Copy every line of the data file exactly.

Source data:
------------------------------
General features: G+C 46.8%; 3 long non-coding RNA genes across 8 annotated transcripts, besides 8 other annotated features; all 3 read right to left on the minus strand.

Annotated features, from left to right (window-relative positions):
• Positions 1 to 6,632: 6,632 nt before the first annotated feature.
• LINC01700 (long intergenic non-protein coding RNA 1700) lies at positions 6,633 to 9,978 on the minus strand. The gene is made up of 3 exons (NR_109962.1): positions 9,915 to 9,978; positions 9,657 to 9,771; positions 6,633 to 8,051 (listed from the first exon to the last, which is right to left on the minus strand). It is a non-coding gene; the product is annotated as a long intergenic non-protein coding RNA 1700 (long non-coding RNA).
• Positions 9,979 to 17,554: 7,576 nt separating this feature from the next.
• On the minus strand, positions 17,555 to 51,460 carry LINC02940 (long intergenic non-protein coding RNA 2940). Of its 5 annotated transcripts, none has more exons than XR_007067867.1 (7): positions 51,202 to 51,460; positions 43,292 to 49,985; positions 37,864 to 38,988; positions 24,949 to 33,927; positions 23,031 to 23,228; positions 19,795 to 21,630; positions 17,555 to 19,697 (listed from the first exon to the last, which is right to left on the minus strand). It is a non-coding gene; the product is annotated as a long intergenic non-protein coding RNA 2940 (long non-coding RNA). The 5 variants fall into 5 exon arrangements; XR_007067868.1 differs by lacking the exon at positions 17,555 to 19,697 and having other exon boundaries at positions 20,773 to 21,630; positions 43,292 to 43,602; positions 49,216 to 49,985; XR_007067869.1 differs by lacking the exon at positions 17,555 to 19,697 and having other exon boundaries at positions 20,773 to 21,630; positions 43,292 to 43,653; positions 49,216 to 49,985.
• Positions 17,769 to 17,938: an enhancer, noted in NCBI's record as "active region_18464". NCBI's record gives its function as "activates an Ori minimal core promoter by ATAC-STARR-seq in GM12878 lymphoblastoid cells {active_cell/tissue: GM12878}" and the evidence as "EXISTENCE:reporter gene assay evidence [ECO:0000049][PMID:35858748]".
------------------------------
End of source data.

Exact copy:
General features: G+C 46.8%; 3 long non-coding RNA genes across 8 annotated transcripts, besides 8 other annotated features; all 3 read right to left on the minus strand.

Annotated features, from left to right (window-relative positions):
• Positions 1 to 6,632: 6,632 nt before the first annotated feature.
• LINC01700 (long intergenic non-protein coding RNA 1700) lies at positions 6,633 to 9,978 on the minus strand. The gene is made up of 3 exons (NR_109962.1): positions 9,915 to 9,978; positions 9,657 to 9,771; positions 6,633 to 8,051 (listed from the first exon to the last, which is right to left on the minus strand). It is a non-coding gene; the product is annotated as a long intergenic non-protein coding RNA 1700 (long non-coding RNA).
• Positions 9,979 to 17,554: 7,576 nt separating this feature from the next.
• On the minus strand, positions 17,555 to 51,460 carry LINC02940 (long intergenic non-protein coding RNA 2940). Of its 5 annotated transcripts, none has more exons than XR_007067867.1 (7): positions 51,202 to 51,460; positions 43,292 to 49,985; positions 37,864 to 38,988; positions 24,949 to 33,927; positions 23,031 to 23,228; positions 19,795 to 21,630; positions 17,555 to 19,697 (listed from the first exon to the last, which is right to left on the minus strand). It is a non-coding gene; the product is annotated as a long intergenic non-protein coding RNA 2940 (long non-coding RNA). The 5 variants fall into 5 exon arrangements; XR_007067868.1 differs by lacking the exon at positions 17,555 to 19,697 and having other exon boundaries at positions 20,773 to 21,630; positions 43,292 to 43,602; positions 49,216 to 49,985; XR_007067869.1 differs by lacking the exon at positions 17,555 to 19,697 and having other exon boundaries at positions 20,773 to 21,630; positions 43,292 to 43,653; positions 49,216 to 49,985.
• Positions 17,769 to 17,938: an enhancer, noted in NCBI's record as "active region_18464". NCBI's record gives its function as "activates an Ori minimal core promoter by ATAC-STARR-seq in GM12878 lymphoblastoid cells {active_cell/tissue: GM12878}" and the evidence as "EXISTENCE:reporter gene assay evidence [ECO:0000049][PMID:35858748]".